Ma Jun takes a straightforward, simple style, clear and light, like phoenixes flying together among the mountains, suddenly meeting a wild deer in the woods, with a rising spirit. Instead of chasing after the intense visual stimulation of the spectacle of the consumer era and the dense and massive stacking of information, he absorbs the literati tradition of the simple in its simplicity, the majestic in its introspection, and the power of reason and feeling behind it, naturally rather than pretentiously. Ma Jun distils the true purity of vitality and the dripping expression of it in the folk traditions of the ancient world, using the harmony of pattern and raw substance to control the recalcitrant wildness. The brushwork is smooth and spontaneous, the style is pretty and easy, the ink is splashed and wielded, and there is a core of the excellence both in form and quality that mixed in a stylist way.
Fine Gauze/39x49.5cm /Ink and color on paper/2023
Ma Jun’s unique style has been developed through a long process of assimilating historical clues and continually experimenting and iterating. Based on accidental triggers, inner compliance, and accurate perception, he has repeatedly refined and condensed the basic aesthetic elements to create a clear, stable, and unique personal structure that reflects the historical cultural context. The relationships and qualities between the points, lines, colors, and surfaces that are woven together, as well as the increasingly purified language, construct a complete inner spiritual world. With a modernist aesthetic perspective, Ma Jun finds a spiritual affinity with ancient art across civilizations, absorbing the forms and structures of folk art and creatively experimenting with form and style.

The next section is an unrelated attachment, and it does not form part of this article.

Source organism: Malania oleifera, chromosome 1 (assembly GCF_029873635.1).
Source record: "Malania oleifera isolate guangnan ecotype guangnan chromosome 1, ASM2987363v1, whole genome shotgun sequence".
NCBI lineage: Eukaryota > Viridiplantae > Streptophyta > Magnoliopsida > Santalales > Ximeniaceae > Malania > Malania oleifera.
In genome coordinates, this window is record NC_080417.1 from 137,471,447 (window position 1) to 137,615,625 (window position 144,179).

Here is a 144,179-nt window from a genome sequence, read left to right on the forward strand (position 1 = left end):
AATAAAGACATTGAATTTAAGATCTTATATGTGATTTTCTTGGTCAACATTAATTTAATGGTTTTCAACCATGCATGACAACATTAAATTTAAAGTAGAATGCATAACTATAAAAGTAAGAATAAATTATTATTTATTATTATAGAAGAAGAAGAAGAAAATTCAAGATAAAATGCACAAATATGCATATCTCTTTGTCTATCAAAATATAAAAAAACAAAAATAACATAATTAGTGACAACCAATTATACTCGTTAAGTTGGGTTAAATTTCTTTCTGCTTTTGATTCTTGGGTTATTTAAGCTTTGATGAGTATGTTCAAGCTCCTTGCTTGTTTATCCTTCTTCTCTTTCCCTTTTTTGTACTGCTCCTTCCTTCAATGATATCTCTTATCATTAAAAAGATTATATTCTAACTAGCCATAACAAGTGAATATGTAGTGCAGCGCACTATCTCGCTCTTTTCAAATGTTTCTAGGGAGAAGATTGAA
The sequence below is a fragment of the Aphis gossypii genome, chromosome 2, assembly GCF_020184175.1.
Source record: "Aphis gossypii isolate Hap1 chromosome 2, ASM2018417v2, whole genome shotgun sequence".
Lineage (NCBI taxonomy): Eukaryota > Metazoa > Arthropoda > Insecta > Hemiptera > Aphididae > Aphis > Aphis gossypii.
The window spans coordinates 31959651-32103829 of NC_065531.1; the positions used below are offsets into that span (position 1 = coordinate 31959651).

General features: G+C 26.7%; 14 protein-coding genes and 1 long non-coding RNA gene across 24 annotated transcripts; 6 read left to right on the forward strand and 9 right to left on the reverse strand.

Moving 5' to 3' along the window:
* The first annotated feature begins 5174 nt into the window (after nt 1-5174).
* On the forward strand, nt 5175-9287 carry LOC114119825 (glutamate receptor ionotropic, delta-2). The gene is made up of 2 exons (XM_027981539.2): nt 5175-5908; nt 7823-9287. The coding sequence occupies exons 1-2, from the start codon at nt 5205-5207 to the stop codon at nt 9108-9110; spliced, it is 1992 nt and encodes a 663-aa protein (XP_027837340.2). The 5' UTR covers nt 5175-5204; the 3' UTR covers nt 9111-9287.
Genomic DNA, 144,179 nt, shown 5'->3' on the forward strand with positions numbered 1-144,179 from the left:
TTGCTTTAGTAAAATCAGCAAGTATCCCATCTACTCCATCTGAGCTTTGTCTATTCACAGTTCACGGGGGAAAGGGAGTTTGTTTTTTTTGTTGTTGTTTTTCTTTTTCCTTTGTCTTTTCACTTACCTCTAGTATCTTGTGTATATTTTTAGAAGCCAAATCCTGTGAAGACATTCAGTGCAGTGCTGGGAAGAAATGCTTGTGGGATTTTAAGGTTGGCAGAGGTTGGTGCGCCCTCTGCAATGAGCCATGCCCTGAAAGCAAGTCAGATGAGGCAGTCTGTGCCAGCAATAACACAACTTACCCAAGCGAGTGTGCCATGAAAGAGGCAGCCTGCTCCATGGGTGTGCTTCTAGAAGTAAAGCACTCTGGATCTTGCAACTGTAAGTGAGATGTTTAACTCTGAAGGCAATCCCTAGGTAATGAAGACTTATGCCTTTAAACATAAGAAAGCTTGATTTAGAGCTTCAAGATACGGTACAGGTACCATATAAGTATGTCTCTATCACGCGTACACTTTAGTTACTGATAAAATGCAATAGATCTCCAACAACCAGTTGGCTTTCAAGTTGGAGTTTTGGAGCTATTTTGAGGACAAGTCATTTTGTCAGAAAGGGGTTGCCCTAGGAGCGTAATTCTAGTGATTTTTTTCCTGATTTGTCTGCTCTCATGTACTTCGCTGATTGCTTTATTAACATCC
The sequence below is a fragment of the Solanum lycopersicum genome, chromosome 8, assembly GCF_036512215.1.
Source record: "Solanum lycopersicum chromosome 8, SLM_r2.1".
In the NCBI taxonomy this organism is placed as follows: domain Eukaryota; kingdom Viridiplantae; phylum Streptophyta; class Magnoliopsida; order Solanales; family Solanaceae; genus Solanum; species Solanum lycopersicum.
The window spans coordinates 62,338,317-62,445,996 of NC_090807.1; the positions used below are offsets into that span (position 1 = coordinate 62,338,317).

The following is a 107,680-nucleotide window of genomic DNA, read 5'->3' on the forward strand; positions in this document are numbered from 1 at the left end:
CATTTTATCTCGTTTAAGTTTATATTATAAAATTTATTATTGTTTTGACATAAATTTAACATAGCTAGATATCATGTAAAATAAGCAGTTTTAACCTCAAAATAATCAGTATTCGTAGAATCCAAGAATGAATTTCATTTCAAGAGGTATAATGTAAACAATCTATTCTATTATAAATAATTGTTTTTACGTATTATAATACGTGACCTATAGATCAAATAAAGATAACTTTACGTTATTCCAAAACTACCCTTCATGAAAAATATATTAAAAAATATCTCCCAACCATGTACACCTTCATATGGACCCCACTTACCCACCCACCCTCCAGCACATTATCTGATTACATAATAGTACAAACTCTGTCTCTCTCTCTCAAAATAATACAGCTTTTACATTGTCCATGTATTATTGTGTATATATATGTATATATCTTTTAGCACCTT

VI. Mount Bo
The conception of nature in the Han Dynasty is “The Dao is without effort, allowing things to follow their own nature. Thus, we release fish into the river and set beasts free on the mountains, following their desires and nature. Why not force fish to swim uphill or drive beasts into deep waters? This would violate their nature and disrupt their dispositions.” (Of Nature,Discourses in the Balance) “I speak of having the world because I possess myself. When I possess myself, the world also possesses me. I am in harmony with the world, and when I possess myself, I am in accord with the Dao. To possess oneself is to preserve one’s body, and by doing so, one becomes one with the Dao.” (Searching Out the Dao, The Huainanzi) During the Han Dynasty, people believed that all things were manifestations of the supreme god. The image of Mount Bo was both derived from the “primordial energy” of all things and manifested from the chaos of nature. Everything was interconnected, with water turning into mountains, mountains becoming spirit beasts and immortals, and ultimately returning to the primordial energy, completing the cycle of all things. By lightly sketching out the most primitive elements of things, everything could be transformed, allowing nature to take its course. Ma Jun’s outlook is reached through his exploration and pursuit of language, form, and the spiritual world. In the natural ink, his strokes naturally change and follow the method of the unity of Yin and Yang to obtain their Qi and take their momentum. From the chaos, the strokes jump out of vivid images and swallow the universe, born in nature, grown in nature, not violating nature, simply natural. Since the Han Dynasty, Mount Bo has been a description and imitation of the ideal world of mankind, a microcosmic model of the universe. Ma Jun’s works unconsciously refer to everything on Mount Bo, where clouds and smoke generate fragrant grass and feathered people, mythical creatures and auspicious trees; the figures in the paintings forget the distinction between oneself and the outside world; humans and animals are subjectively intertwined in one space; the divine and immortals blend seamlessly in ink, and all things integrate into a whole.